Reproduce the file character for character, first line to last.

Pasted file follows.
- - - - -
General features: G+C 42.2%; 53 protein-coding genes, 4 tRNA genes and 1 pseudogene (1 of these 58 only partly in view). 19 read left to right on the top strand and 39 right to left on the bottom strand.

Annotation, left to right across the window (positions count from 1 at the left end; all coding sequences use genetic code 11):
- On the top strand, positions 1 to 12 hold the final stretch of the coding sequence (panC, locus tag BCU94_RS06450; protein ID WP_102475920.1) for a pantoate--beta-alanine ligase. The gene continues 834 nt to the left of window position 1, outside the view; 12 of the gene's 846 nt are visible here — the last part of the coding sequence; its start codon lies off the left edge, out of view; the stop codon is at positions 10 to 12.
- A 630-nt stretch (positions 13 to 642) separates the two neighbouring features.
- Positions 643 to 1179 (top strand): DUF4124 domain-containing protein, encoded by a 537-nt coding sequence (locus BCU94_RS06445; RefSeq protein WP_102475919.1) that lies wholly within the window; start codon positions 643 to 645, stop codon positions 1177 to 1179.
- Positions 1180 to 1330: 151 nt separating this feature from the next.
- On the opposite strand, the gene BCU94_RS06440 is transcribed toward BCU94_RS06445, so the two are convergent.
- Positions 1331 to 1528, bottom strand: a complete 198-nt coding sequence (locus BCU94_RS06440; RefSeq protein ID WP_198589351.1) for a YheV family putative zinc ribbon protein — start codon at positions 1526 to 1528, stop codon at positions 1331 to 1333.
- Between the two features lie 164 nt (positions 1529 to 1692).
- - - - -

General features: G+C 42.2%; 53 protein-coding genes, 4 tRNA genes and 1 pseudogene (1 of these 58 only partly in view). 19 read left to right on the top strand and 39 right to left on the bottom strand.

Annotation, left to right across the window (positions count from 1 at the left end; all coding sequences use genetic code 11):
- On the top strand, positions 1 to 12 hold the final stretch of the coding sequence (panC, locus tag BCU94_RS06450; protein ID WP_102475920.1) for a pantoate--beta-alanine ligase. The gene continues 834 nt to the left of window position 1, outside the view; 12 of the gene's 846 nt are visible here — the last part of the coding sequence; its start codon lies off the left edge, out of view; the stop codon is at positions 10 to 12.
- A 630-nt stretch (positions 13 to 642) separates the two neighbouring features.
- Positions 643 to 1179 (top strand): DUF4124 domain-containing protein, encoded by a 537-nt coding sequence (locus BCU94_RS06445; RefSeq protein WP_102475919.1) that lies wholly within the window; start codon positions 643 to 645, stop codon positions 1177 to 1179.
- Positions 1180 to 1330: 151 nt separating this feature from the next.
- On the opposite strand, the gene BCU94_RS06440 is transcribed toward BCU94_RS06445, so the two are convergent.
- Positions 1331 to 1528, bottom strand: a complete 198-nt coding sequence (locus BCU94_RS06440; RefSeq protein ID WP_198589351.1) for a YheV family putative zinc ribbon protein — start codon at positions 1526 to 1528, stop codon at positions 1331 to 1333.
- Between the two features lie 164 nt (positions 1529 to 1692).